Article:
Einstein & religion
Albert Einstein’s religious views have been widely studied. However, controversy and myths about his beliefs, views, and attitudes toward religion have not abated. Einstein said that he believed in Benedict Spinoza’s ‘pantheistic’ god, but not in the personified God he was criticizing. He called himself an agnostic, but abandoned the label ‘atheist’, preferring ‘humility, which corresponds to the weakness of our understanding of our own intellect.’
Einstein was raised by non-religious Jewish parents. In his autobiography, Einstein wrote that he gradually lost faith in early childhood.
Although I was a child of non-religious parents, I was deeply religious until I was 12 when my faith abruptly ended. Soon after reading popular science books, I came to realize that not all Bible stories could be true. The result was simply fanatical liberalism, which was connected with the impression that the state was deceiving the youth. It was a destructive conclusion. Such experiences caused distrust of all kinds of authorities, skepticism about the beliefs and convictions that lived in the social environment around me at that time. This skepticism never left me, although I later lost my sharpness as I became more aware of causation. It is very clear to me that the religious paradise of the youth lost in this way was the first attempt to break free from the shackles of ‘personal ego’, in which desires, hopes, primitive feelings prevailed. There, from the outside, has been this great world that exists independently of us humans, and a huge eternal mystery is available to us, but at least in part, to our perception and our mind. Examining this world at once I say that it feeds for liberation, and I am soon convinced that many whom I have learned to appreciate and respect have found their inner freedom; Mental coverage within the possibilities available to us in this non-personal world, which seemed to me half consciously, half unconsciously, as the highest goal. Those who thought so, be they my contemporaries or people of the past, along with their conclusions, were my only unchanging friends. The road to that paradise was not as convenient and attractive as the road to a religious paradise, but it was reliable, I have never regretted choosing that road.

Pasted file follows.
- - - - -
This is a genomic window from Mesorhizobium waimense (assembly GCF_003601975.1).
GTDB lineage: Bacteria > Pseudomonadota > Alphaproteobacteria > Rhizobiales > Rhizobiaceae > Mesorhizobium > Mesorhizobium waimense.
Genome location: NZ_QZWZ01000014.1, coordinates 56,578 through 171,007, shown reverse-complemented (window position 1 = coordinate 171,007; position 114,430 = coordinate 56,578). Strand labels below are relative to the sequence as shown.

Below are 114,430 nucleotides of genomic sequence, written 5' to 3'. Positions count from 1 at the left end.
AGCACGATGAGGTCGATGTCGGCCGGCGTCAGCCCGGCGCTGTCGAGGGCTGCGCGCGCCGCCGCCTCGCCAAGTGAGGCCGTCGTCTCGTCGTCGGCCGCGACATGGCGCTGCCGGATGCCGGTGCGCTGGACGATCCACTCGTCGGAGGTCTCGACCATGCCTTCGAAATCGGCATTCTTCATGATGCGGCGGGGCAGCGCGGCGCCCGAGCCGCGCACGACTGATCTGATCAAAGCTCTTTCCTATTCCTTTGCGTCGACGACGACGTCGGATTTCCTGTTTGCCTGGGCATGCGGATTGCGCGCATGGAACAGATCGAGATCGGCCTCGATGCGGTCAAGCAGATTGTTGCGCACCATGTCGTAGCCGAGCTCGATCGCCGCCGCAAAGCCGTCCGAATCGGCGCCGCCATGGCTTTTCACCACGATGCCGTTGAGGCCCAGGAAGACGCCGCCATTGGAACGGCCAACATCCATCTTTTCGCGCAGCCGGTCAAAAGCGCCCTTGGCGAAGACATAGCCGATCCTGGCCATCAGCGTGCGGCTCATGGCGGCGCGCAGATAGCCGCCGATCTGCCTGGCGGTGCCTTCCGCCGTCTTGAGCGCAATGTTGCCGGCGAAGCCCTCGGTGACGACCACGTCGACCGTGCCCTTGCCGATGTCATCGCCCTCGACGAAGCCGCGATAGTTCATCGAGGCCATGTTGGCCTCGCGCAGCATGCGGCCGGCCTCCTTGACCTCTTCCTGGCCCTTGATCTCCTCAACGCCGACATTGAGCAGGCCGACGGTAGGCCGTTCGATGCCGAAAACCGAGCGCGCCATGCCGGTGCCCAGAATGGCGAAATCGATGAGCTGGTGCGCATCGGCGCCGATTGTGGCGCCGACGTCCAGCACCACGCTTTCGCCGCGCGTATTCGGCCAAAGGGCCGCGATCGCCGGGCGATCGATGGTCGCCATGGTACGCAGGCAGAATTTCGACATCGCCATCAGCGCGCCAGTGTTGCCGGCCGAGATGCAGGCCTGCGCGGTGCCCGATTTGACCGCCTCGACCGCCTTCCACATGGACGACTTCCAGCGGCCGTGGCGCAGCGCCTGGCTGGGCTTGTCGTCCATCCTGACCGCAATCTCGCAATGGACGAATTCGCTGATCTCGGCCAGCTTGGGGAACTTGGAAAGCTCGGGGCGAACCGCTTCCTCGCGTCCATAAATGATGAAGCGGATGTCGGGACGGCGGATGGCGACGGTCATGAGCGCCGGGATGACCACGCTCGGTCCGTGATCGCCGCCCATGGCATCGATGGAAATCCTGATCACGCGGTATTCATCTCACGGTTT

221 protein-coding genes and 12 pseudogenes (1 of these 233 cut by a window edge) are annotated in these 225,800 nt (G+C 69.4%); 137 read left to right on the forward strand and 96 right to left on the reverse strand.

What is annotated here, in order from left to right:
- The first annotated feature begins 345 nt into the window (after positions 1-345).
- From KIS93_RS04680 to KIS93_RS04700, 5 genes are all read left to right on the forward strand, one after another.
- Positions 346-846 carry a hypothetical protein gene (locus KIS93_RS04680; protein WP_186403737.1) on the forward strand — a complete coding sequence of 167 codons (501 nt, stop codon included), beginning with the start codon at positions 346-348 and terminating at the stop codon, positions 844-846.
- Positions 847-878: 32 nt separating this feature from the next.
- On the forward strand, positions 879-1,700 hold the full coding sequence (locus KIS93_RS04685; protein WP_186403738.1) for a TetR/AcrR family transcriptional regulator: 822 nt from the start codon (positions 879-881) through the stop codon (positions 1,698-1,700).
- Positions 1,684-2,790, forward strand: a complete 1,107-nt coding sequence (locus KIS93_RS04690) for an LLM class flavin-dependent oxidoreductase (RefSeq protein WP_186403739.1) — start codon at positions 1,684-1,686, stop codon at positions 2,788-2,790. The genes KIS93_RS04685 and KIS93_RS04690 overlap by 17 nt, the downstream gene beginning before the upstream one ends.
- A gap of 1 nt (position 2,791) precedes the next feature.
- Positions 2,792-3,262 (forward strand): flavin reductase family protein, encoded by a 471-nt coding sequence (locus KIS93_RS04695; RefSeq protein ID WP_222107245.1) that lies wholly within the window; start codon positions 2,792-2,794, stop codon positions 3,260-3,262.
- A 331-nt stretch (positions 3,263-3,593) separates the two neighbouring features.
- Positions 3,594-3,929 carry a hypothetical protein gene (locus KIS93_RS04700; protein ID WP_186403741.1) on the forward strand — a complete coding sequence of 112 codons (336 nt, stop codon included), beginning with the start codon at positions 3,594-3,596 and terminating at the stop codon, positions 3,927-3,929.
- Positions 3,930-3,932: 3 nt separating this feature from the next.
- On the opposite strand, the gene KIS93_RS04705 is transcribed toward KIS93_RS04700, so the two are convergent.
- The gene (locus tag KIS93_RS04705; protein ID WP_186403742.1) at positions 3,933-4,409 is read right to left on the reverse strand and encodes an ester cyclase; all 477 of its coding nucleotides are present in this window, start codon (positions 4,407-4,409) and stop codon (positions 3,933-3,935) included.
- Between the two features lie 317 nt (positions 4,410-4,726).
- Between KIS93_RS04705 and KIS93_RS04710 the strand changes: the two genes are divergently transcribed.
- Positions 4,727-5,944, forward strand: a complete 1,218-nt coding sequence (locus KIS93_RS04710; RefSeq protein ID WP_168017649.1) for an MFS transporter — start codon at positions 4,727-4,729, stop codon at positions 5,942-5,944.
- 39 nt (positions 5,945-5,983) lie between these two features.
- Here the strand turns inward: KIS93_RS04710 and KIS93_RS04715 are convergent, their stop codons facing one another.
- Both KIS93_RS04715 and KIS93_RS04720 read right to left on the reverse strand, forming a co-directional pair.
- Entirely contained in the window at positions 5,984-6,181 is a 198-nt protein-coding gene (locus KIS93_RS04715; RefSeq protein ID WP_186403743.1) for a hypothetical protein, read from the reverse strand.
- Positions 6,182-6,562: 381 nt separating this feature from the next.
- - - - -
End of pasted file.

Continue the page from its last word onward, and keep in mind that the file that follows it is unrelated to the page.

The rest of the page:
Einstein used several terms to describe his religious views, including ‘Agnostic’, ‘Religious Believer’ and ‘Pantheist’ who believed in Spinoza’s God.
Personified God and After Life
Einstein expressed skepticism about sociable divinity, often describing it as ‘naive’ or ‘childish.’
I can not take seriously the idea of a personal God in the anthropological concept. I feel that it is impossible to imagine a desire or a goal outside the human sphere. My views are close to Spinoza’s. I believe that we must be content with our imperfect knowledge and understanding that personal values and moral obligations are paramount to human problems.
Of course, it is a lie, your perception of my religious beliefs is a lie, I do not believe in a personified God, and I have never denied it. If I have anything that can be called religious, it is undoubtedly the boundless admiration of the structure of the universe as far as science reveals.